It’s fort season.
A few days ago, Dear Daughter had a friend over to spend the night. When I walked in the next morning, I couldn’t find them or the floor. Blankets stretched from her bed to the four corners. Books precariously held the blankets in place from their stations on her vanity, chair and night stand. DD is almost fourteen (Guess what happens in seven days, Mom?) and has apparently not outgrown the magic of an impromptu fort.
Taking a cue, and a table, from big sis, the littles turned their bedroom into a fort. Last night they both slept under their beds, which were connected by a series of blankets and books, night stands and card tables.
It is fort season, indeed.
I understand the joy of forts. It wasn’t so long ago I constructed them myself with my sister. They are secret and safe and adventurous. They turn the ordinary into the extraordinary. Secrets are whispered, promises made and friendships solidified. The world’s problems are always solved within the confines of these fabric walls.
At least until the books come crashing down and we are left under a tangle of blankets. In that one fatal moment, it seems as if the magic never happened.
Over the years I’ve had several writing forts. Critique groups can be invaluable to any writer, no matter how inexperienced or advanced they may be in the craft. They also vary as widely as the blankets kids use to create their clandestine worlds.
But, not all forts are happy, safe and productive places. Some members can be bitter. Some are unmotivated. Some want to socialize, while others want the nitty-gritty. Some cry at the drop of a hat (not me this time, I promise). Inevitably, somebody stands up or waves their arms in a way that knocks the books off the night stand and we are left with a disgusting pile of rubble and a mess to clean up.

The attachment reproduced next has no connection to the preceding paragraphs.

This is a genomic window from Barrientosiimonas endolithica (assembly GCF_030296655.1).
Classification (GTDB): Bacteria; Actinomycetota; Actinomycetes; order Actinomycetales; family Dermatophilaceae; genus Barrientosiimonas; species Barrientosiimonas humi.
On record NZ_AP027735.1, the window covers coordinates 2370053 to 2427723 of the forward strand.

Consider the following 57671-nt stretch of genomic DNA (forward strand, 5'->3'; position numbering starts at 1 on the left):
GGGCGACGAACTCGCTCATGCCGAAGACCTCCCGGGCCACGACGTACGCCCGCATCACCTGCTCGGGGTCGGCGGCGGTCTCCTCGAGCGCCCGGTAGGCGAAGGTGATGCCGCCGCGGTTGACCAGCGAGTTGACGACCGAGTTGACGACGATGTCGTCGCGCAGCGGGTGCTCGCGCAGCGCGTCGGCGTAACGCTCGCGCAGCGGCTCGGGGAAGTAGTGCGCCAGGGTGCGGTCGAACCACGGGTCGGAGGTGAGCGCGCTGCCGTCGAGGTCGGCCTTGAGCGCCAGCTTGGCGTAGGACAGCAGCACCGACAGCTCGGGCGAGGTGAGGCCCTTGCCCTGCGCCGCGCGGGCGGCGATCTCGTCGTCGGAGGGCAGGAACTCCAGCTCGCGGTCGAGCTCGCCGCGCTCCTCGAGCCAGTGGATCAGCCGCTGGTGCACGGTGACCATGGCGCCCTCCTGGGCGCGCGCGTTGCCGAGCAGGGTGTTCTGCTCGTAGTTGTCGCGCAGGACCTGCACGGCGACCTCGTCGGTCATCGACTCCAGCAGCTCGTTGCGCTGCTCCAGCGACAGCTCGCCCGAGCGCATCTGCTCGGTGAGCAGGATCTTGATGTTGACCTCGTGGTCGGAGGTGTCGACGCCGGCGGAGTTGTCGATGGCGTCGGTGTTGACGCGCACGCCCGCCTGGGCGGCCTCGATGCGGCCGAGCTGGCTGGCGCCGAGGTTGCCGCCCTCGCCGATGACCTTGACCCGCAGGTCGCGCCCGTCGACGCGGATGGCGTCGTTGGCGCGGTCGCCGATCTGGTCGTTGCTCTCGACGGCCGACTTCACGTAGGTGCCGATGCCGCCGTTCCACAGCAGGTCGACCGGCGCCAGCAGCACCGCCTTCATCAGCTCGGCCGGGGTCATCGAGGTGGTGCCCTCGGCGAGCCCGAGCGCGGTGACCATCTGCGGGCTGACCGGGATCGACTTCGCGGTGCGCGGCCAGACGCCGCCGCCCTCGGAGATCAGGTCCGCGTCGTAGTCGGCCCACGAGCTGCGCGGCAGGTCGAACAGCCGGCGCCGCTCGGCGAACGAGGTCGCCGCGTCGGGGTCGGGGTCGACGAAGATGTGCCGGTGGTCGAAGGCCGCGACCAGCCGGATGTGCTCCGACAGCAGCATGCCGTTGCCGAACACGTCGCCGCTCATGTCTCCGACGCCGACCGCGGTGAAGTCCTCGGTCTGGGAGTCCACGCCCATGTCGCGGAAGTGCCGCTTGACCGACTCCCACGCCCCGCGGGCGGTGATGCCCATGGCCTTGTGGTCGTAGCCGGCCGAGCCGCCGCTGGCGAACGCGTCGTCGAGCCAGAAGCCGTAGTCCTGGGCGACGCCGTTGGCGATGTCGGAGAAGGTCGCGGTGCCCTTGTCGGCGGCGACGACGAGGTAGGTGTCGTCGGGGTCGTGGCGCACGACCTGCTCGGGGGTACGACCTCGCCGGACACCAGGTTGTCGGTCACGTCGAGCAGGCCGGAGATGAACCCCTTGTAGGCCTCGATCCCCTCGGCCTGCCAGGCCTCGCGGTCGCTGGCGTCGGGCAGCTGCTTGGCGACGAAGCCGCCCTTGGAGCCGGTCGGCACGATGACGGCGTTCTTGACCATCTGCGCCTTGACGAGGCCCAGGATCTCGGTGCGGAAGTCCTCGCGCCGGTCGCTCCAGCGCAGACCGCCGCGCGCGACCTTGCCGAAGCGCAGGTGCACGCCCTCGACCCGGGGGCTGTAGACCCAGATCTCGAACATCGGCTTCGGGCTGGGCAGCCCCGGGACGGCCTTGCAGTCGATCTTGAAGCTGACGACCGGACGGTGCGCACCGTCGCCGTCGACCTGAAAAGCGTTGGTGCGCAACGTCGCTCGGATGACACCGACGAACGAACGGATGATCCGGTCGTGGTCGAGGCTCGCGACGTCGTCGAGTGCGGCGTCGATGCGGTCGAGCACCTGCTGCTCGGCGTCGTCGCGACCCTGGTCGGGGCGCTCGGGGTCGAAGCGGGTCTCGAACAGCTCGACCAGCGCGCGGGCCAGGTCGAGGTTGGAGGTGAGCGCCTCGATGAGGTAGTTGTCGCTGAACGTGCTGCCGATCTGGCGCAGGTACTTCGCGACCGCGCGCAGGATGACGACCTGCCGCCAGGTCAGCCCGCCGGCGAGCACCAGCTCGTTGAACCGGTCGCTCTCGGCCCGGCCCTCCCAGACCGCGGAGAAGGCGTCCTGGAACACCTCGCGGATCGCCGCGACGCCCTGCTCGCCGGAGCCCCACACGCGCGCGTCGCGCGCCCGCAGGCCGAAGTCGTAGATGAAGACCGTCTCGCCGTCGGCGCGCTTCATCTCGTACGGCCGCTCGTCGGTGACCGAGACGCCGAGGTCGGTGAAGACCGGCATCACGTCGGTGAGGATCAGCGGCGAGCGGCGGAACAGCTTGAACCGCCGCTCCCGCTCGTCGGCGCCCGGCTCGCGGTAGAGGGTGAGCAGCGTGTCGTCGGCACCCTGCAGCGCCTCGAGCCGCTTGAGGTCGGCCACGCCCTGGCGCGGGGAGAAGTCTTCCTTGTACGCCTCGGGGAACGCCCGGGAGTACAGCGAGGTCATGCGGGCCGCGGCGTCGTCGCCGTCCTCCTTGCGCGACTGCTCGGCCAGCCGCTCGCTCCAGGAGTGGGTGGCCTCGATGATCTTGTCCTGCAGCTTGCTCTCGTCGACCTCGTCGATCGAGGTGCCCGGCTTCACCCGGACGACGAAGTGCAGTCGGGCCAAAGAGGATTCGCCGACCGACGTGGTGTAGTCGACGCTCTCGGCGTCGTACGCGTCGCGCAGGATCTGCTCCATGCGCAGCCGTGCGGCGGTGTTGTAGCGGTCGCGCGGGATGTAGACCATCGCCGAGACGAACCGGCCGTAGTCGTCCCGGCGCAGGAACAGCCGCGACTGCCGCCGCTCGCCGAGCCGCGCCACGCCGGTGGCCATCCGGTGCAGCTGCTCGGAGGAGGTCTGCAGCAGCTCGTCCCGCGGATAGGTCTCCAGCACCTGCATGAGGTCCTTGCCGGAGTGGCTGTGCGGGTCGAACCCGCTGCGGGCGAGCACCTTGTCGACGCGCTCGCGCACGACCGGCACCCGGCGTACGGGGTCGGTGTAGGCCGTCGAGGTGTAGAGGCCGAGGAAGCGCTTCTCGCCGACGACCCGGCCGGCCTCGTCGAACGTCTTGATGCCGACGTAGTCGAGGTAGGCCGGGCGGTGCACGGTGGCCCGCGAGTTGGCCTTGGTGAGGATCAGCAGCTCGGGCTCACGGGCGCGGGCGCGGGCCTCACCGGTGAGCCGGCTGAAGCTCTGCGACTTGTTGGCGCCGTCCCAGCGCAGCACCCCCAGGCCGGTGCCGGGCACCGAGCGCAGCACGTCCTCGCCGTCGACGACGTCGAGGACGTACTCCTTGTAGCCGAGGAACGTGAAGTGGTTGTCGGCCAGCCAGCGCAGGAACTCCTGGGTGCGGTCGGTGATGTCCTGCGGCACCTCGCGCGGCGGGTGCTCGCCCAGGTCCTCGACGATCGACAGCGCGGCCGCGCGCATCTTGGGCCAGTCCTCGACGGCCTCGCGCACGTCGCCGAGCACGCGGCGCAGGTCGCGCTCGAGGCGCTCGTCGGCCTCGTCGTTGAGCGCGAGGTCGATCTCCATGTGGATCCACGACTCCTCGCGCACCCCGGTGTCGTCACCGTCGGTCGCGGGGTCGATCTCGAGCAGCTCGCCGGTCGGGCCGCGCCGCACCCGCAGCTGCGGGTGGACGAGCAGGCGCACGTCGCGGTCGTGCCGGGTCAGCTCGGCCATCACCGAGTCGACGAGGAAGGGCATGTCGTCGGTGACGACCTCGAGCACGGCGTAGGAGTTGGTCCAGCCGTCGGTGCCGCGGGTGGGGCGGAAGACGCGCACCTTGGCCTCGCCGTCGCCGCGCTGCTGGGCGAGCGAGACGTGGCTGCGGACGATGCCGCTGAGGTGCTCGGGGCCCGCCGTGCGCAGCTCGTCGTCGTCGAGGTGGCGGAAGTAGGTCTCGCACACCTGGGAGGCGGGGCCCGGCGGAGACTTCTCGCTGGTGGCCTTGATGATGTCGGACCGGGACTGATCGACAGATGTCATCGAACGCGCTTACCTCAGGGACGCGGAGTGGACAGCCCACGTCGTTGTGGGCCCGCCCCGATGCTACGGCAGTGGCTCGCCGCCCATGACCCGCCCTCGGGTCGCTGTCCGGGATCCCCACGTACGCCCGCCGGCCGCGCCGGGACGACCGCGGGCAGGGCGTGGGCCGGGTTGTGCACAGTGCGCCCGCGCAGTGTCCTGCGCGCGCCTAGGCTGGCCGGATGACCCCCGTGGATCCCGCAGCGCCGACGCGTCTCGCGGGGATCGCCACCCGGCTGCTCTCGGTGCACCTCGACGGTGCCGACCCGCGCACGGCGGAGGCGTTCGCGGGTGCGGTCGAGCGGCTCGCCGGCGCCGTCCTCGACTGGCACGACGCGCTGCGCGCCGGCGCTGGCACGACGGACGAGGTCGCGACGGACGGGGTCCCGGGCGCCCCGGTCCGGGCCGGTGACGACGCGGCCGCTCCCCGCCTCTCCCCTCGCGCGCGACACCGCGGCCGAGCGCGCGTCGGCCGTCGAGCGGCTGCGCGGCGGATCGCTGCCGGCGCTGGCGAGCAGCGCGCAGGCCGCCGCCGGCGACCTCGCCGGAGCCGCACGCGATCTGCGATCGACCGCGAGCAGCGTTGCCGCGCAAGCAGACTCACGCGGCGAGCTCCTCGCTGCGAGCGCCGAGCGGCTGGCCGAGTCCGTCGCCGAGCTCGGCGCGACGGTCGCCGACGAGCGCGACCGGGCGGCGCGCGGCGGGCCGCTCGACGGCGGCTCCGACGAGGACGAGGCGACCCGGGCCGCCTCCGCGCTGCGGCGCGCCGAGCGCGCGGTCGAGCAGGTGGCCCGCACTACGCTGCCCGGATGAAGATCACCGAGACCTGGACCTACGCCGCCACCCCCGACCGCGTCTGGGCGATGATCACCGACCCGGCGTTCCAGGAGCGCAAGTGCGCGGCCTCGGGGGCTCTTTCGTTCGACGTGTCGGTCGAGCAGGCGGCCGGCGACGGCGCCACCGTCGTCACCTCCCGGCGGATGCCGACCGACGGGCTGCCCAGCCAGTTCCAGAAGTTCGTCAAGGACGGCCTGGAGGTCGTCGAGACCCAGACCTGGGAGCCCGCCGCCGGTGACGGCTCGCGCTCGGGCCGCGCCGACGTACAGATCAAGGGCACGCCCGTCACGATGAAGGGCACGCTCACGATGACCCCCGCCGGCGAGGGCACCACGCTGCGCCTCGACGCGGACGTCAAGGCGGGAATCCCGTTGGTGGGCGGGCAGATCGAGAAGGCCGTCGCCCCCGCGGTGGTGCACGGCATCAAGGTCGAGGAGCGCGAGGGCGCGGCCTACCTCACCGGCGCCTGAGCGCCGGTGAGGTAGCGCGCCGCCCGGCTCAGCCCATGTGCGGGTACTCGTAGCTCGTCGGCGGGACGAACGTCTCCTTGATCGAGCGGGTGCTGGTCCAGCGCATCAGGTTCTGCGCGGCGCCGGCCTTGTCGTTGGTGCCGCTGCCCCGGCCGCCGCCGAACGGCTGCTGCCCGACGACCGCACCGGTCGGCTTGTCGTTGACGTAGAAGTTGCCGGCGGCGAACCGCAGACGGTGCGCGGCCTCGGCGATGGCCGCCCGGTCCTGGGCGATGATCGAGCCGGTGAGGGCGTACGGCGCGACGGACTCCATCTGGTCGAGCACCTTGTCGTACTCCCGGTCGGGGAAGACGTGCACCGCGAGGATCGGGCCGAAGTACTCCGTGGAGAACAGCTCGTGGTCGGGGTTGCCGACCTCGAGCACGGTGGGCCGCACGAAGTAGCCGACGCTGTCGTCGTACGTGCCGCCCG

The side-effects can be disasterous when this happens. Writers return to their closets and vow never to never share their work again. They fear their writing is no longer valid. They may even turn in their laptops and notepads. They can become bitter and distrustful and a harsher critic should they ever erect another writing fort.
So, dear friends, in your vast and varied experiences, what are the rules of your writing forts? What works and what doesn’t? How often do you exchange passages, how much and how? Who do you share your secret handshake and password with? What tips have you learned along the way to help other writers succeed in creating the best fort of the season?